Maker's Mind
Bridget Awosika on Lanes & Lagos

Posted by Jayde Stuckey on

Maker's Mind
Bridget Awosika on Lanes & Lagos

photography — Amandla Baraka
article — Jordan Slick

Don’t be misled by the pretty, breezy dresses: Bridget Awosika is battle hardened. After 5 years of living, working, and creating in Nigeria she says “[I’m] definitely more patient, stronger. I wouldn’t say friendlier, because people don’t even like that here.”

After studying at Parsons School of Design, she worked stints at Donna Karan and Giorgio Armani in New York before venturing to Lagos to start her own line.

“I wanted to be a part of growing industry. It’s great to be [a designer] in New York, but you’re one of twenty-thousand, maybe more. I wanted to be a part of something that’s growing, and to be recognized in my hometown.”

Hometown pride notwithstanding, she feels no pressure to submit to typical local preferences. “Why don’t we have people here that can do something that can be worn anywhere? It can be inspired by Africa, but it doesn’t have to be restricted to that. So I came back thinking, let me bring in something that's different.” That cosmopolitan outlook has made her pieces a hit internationally. Most recently, Nylon featured her designs on Issa Rae in their October print issue.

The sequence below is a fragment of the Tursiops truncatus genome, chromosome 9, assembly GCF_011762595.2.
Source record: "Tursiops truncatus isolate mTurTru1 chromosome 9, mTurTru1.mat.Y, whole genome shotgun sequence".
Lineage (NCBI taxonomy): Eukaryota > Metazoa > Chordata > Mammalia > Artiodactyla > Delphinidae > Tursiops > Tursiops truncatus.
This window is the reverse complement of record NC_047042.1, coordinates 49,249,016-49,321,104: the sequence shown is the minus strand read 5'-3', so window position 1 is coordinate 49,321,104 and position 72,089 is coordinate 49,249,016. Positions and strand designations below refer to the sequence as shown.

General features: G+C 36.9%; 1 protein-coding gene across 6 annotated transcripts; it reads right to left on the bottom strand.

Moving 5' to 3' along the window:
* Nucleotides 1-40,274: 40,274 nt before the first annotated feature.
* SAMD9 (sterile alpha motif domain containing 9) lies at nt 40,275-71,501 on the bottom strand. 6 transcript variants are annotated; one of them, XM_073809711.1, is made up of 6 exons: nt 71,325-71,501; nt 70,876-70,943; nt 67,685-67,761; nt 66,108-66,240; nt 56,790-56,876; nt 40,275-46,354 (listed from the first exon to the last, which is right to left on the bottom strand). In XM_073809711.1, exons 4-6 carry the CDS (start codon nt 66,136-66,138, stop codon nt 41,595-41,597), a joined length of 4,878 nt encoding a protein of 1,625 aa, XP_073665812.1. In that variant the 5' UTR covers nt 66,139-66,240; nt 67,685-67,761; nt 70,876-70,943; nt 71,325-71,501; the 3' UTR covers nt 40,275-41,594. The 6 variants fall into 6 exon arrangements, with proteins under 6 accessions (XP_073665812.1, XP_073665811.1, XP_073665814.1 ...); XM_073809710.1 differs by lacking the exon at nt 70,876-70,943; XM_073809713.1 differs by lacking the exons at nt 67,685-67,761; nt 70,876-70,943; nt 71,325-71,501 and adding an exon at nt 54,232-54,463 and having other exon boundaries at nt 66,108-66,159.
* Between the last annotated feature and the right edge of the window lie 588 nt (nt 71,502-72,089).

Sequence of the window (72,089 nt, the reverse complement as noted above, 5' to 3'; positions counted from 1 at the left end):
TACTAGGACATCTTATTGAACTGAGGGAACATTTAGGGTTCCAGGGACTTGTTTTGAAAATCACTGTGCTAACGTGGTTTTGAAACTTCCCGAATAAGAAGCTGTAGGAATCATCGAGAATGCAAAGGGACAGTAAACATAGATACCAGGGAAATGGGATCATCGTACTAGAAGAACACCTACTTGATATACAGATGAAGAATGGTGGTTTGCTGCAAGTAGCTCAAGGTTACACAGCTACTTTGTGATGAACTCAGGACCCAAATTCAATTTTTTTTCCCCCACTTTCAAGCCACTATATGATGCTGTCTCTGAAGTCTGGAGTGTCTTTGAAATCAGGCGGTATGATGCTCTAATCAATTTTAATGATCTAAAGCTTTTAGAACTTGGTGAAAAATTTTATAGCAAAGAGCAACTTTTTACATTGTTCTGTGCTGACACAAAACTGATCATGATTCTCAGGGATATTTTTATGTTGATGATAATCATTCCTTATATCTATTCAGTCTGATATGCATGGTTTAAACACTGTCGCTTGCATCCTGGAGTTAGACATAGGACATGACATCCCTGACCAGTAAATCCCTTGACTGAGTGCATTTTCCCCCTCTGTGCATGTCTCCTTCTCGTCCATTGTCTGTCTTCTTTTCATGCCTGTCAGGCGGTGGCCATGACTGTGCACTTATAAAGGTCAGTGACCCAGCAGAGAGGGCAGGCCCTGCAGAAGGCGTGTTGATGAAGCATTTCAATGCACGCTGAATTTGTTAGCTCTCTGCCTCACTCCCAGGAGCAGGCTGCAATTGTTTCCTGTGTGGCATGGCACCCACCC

First presented at Lagos Fashion and Design Week in November, her SS17 collection is exclusively available now on OXOSI for a limited time for pre-order.

“This season I wanted to loosen it up a bit, nothing too tight. The structure is in the ruffles − they tighten it up − but I wanted it to feel loose. Make it relaxed, not too stiff and serious” she said of her latest collection. “That’s why we use silks: when it’s on, it’s very easy, it moves very well.”

The “lanes” applique detail is the standout in a collection abounding in thoughtful details: scalloped edges, hidden plackets, the perfect slouch of a pair of black pants. “This motif has been in my head forever. I started sketching out lanes; I’d Google pictures of highway lanes, sketching those, cutting up so much fabric to get the look.” Streetwear, literally.

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